MOZART Serenade No 19, 'Gran Partita'

Author: 
David Threasher
LSO5075. MOZART Serenade No 19, 'Gran Partita'MOZART Serenade No 19, 'Gran Partita'

MOZART Serenade No 19, 'Gran Partita'

  • Serenade No. 10, "Gran Partita"

Gramophone’s classification (12/08) of the LSO as the fourth-best orchestra in the world always made me think of The Housemartins, who advertised themselves as the fourth-best band in Hull. Nevertheless – and can it really be almost a decade since that exercise was undertaken? – it still means that when its players are on top form, you’ll barely get a better orchestral night out in London.

The same goes for its wind soloists, of course, 12 of whom come together with double-bassist Colin Paris for Mozart’s irresistible Gran Partita. It’s a goodly noise, rumbustious in the dance movements, sleek in the intensely wrought sonata form of the first movement, caressing in the slow music and almost vandalous in the yobbish rondo-finale. There’s the excitement of the live performance, too – and this really is live and in-your-face. There are all the noises of wind-playing, from intakes of breath to keywork, and not excluding the very sounds of transferring a column of air from one’s lungs down the tube of an instrument. There are one or two moments when coordination goes awry but never for long; and three or four when a patch would have been required in studio conditions (there’s one where the oboe’s top B flat malfunctions at the outset of the great Adagio’s recap).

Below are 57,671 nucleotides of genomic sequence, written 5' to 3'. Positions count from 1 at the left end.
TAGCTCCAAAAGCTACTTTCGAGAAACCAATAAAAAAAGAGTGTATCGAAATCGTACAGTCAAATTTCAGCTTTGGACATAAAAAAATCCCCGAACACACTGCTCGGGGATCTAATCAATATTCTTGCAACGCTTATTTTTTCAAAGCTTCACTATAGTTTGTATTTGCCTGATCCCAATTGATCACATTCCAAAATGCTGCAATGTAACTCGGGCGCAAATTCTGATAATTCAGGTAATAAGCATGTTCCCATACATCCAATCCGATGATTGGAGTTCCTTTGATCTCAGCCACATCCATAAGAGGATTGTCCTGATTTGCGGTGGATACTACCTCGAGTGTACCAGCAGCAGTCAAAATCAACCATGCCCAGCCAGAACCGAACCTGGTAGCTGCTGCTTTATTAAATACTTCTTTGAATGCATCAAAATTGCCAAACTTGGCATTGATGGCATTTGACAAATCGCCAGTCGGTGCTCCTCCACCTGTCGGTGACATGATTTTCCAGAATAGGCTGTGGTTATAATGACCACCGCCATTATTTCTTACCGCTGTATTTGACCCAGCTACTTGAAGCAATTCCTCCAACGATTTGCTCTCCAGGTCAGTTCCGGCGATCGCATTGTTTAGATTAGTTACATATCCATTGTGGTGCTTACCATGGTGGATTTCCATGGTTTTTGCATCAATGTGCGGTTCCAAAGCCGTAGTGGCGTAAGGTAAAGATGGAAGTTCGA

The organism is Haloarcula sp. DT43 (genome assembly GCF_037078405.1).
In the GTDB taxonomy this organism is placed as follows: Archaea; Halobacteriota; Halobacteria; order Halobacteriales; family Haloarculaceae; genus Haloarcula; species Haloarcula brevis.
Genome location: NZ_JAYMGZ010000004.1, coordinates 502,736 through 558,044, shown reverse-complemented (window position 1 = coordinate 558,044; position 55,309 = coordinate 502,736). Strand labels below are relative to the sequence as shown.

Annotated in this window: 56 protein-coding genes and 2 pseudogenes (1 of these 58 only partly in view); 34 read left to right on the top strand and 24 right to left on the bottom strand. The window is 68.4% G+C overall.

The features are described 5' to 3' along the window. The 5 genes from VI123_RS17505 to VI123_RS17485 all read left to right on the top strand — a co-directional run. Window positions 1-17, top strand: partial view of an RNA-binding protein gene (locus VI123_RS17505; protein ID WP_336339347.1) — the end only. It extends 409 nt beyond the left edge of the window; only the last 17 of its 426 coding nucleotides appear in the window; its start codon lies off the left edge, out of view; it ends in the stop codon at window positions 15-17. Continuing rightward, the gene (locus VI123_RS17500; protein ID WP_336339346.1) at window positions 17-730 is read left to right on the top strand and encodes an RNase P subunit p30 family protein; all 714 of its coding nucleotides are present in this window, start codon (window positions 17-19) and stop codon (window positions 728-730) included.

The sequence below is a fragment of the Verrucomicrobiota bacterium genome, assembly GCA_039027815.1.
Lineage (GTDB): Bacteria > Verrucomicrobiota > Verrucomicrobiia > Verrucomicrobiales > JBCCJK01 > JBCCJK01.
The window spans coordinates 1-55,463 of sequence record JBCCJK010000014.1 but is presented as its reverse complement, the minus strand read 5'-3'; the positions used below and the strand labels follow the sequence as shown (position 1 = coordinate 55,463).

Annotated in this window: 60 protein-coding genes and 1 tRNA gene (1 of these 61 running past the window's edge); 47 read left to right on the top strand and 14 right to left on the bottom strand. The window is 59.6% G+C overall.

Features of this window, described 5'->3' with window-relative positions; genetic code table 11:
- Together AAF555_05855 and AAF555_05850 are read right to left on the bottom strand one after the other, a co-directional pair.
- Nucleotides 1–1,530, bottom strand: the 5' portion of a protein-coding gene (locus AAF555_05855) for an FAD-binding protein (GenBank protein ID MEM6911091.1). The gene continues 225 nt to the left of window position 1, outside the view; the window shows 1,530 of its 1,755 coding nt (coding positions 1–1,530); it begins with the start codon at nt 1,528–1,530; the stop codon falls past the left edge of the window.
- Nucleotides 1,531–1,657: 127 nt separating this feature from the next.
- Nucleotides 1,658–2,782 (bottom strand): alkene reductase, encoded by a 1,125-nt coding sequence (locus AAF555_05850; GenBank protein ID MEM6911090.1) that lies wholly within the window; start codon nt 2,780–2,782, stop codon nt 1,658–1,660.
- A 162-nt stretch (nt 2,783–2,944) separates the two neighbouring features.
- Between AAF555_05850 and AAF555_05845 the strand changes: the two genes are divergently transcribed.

Forty-eight minutes of fun, then, even if not the ultimate library choice. One other thing occurred during listening. I learnt this music as a student from Collegium Aureum’s proto-steampunk period-instrument version (DHM, long deleted), in which maximum contrast was made between perky clarinets and wheezy basset-horns. On modern instruments, the single reeds sound so similar (excepting the difference in range) that it’s hard to tell where one ends and the other takes over.

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